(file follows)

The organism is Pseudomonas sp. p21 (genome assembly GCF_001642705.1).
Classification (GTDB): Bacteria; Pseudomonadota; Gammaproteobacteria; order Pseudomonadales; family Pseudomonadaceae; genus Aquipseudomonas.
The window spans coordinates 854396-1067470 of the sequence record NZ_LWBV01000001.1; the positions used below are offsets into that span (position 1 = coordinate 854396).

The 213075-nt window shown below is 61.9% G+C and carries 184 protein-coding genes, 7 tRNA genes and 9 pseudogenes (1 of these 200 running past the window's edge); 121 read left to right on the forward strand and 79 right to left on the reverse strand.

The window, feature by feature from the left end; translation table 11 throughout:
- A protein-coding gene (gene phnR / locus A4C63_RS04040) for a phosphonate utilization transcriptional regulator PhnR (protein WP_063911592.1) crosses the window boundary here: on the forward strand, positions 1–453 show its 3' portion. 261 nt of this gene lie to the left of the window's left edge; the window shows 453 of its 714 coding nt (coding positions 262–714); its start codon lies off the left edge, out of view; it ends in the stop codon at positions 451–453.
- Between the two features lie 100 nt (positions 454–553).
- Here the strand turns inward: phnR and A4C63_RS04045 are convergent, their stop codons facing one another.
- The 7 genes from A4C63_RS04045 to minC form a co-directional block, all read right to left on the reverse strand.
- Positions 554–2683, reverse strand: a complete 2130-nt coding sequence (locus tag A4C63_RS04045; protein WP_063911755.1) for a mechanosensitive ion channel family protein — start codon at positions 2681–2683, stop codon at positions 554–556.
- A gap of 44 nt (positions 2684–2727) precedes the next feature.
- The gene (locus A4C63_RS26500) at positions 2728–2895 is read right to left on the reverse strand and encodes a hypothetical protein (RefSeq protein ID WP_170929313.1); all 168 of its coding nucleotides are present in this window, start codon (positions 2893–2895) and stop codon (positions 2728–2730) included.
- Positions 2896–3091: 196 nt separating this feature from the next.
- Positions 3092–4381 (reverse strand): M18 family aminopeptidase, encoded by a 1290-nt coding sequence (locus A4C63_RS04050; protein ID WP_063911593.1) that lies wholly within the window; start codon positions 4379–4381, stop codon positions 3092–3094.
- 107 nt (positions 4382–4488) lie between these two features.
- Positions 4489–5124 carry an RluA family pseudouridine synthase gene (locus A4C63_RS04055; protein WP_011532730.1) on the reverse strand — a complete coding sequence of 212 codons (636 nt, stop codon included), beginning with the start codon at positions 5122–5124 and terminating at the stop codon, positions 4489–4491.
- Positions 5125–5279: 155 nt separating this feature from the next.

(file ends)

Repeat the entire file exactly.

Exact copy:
The organism is Pseudomonas sp. p21 (genome assembly GCF_001642705.1).
Classification (GTDB): Bacteria; Pseudomonadota; Gammaproteobacteria; order Pseudomonadales; family Pseudomonadaceae; genus Aquipseudomonas.
The window spans coordinates 854396-1067470 of the sequence record NZ_LWBV01000001.1; the positions used below are offsets into that span (position 1 = coordinate 854396).

The 213075-nt window shown below is 61.9% G+C and carries 184 protein-coding genes, 7 tRNA genes and 9 pseudogenes (1 of these 200 running past the window's edge); 121 read left to right on the forward strand and 79 right to left on the reverse strand.

The window, feature by feature from the left end; translation table 11 throughout:
- A protein-coding gene (gene phnR / locus A4C63_RS04040) for a phosphonate utilization transcriptional regulator PhnR (protein WP_063911592.1) crosses the window boundary here: on the forward strand, positions 1–453 show its 3' portion. 261 nt of this gene lie to the left of the window's left edge; the window shows 453 of its 714 coding nt (coding positions 262–714); its start codon lies off the left edge, out of view; it ends in the stop codon at positions 451–453.
- Between the two features lie 100 nt (positions 454–553).
- Here the strand turns inward: phnR and A4C63_RS04045 are convergent, their stop codons facing one another.
- The 7 genes from A4C63_RS04045 to minC form a co-directional block, all read right to left on the reverse strand.
- Positions 554–2683, reverse strand: a complete 2130-nt coding sequence (locus tag A4C63_RS04045; protein WP_063911755.1) for a mechanosensitive ion channel family protein — start codon at positions 2681–2683, stop codon at positions 554–556.
- A gap of 44 nt (positions 2684–2727) precedes the next feature.
- The gene (locus A4C63_RS26500) at positions 2728–2895 is read right to left on the reverse strand and encodes a hypothetical protein (RefSeq protein ID WP_170929313.1); all 168 of its coding nucleotides are present in this window, start codon (positions 2893–2895) and stop codon (positions 2728–2730) included.
- Positions 2896–3091: 196 nt separating this feature from the next.
- Positions 3092–4381 (reverse strand): M18 family aminopeptidase, encoded by a 1290-nt coding sequence (locus A4C63_RS04050; protein ID WP_063911593.1) that lies wholly within the window; start codon positions 4379–4381, stop codon positions 3092–3094.
- 107 nt (positions 4382–4488) lie between these two features.
- Positions 4489–5124 carry an RluA family pseudouridine synthase gene (locus A4C63_RS04055; protein WP_011532730.1) on the reverse strand — a complete coding sequence of 212 codons (636 nt, stop codon included), beginning with the start codon at positions 5122–5124 and terminating at the stop codon, positions 4489–4491.
- Positions 5125–5279: 155 nt separating this feature from the next.